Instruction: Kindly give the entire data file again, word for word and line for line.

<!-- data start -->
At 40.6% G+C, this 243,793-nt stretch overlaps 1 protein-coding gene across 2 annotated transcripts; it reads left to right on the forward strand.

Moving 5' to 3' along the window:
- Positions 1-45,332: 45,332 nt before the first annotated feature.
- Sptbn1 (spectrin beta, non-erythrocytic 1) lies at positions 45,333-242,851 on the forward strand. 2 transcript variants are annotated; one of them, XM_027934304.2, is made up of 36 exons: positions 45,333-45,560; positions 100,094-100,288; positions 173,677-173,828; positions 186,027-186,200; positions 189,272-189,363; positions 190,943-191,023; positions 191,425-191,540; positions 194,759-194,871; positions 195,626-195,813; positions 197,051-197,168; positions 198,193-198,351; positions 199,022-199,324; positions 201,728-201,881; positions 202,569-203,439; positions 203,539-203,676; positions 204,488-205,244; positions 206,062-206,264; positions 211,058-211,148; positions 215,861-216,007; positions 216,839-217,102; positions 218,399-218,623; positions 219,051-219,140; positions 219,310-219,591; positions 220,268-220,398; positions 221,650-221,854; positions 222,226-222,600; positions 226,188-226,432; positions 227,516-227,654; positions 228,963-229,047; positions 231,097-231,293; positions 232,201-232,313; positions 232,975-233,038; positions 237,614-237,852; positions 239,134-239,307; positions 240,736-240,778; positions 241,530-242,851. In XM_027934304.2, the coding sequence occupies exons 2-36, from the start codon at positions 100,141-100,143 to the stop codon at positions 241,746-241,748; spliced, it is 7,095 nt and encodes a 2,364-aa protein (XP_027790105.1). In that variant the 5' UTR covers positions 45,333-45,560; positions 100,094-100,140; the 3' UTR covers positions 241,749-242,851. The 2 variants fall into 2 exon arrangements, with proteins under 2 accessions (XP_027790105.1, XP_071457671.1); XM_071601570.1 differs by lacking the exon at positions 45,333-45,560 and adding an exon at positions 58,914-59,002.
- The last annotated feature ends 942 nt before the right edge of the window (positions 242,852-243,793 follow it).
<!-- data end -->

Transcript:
At 40.6% G+C, this 243,793-nt stretch overlaps 1 protein-coding gene across 2 annotated transcripts; it reads left to right on the forward strand.

Moving 5' to 3' along the window:
- Positions 1-45,332: 45,332 nt before the first annotated feature.
- Sptbn1 (spectrin beta, non-erythrocytic 1) lies at positions 45,333-242,851 on the forward strand. 2 transcript variants are annotated; one of them, XM_027934304.2, is made up of 36 exons: positions 45,333-45,560; positions 100,094-100,288; positions 173,677-173,828; positions 186,027-186,200; positions 189,272-189,363; positions 190,943-191,023; positions 191,425-191,540; positions 194,759-194,871; positions 195,626-195,813; positions 197,051-197,168; positions 198,193-198,351; positions 199,022-199,324; positions 201,728-201,881; positions 202,569-203,439; positions 203,539-203,676; positions 204,488-205,244; positions 206,062-206,264; positions 211,058-211,148; positions 215,861-216,007; positions 216,839-217,102; positions 218,399-218,623; positions 219,051-219,140; positions 219,310-219,591; positions 220,268-220,398; positions 221,650-221,854; positions 222,226-222,600; positions 226,188-226,432; positions 227,516-227,654; positions 228,963-229,047; positions 231,097-231,293; positions 232,201-232,313; positions 232,975-233,038; positions 237,614-237,852; positions 239,134-239,307; positions 240,736-240,778; positions 241,530-242,851. In XM_027934304.2, the coding sequence occupies exons 2-36, from the start codon at positions 100,141-100,143 to the stop codon at positions 241,746-241,748; spliced, it is 7,095 nt and encodes a 2,364-aa protein (XP_027790105.1). In that variant the 5' UTR covers positions 45,333-45,560; positions 100,094-100,140; the 3' UTR covers positions 241,749-242,851. The 2 variants fall into 2 exon arrangements, with proteins under 2 accessions (XP_027790105.1, XP_071457671.1); XM_071601570.1 differs by lacking the exon at positions 45,333-45,560 and adding an exon at positions 58,914-59,002.
- The last annotated feature ends 942 nt before the right edge of the window (positions 242,852-243,793 follow it).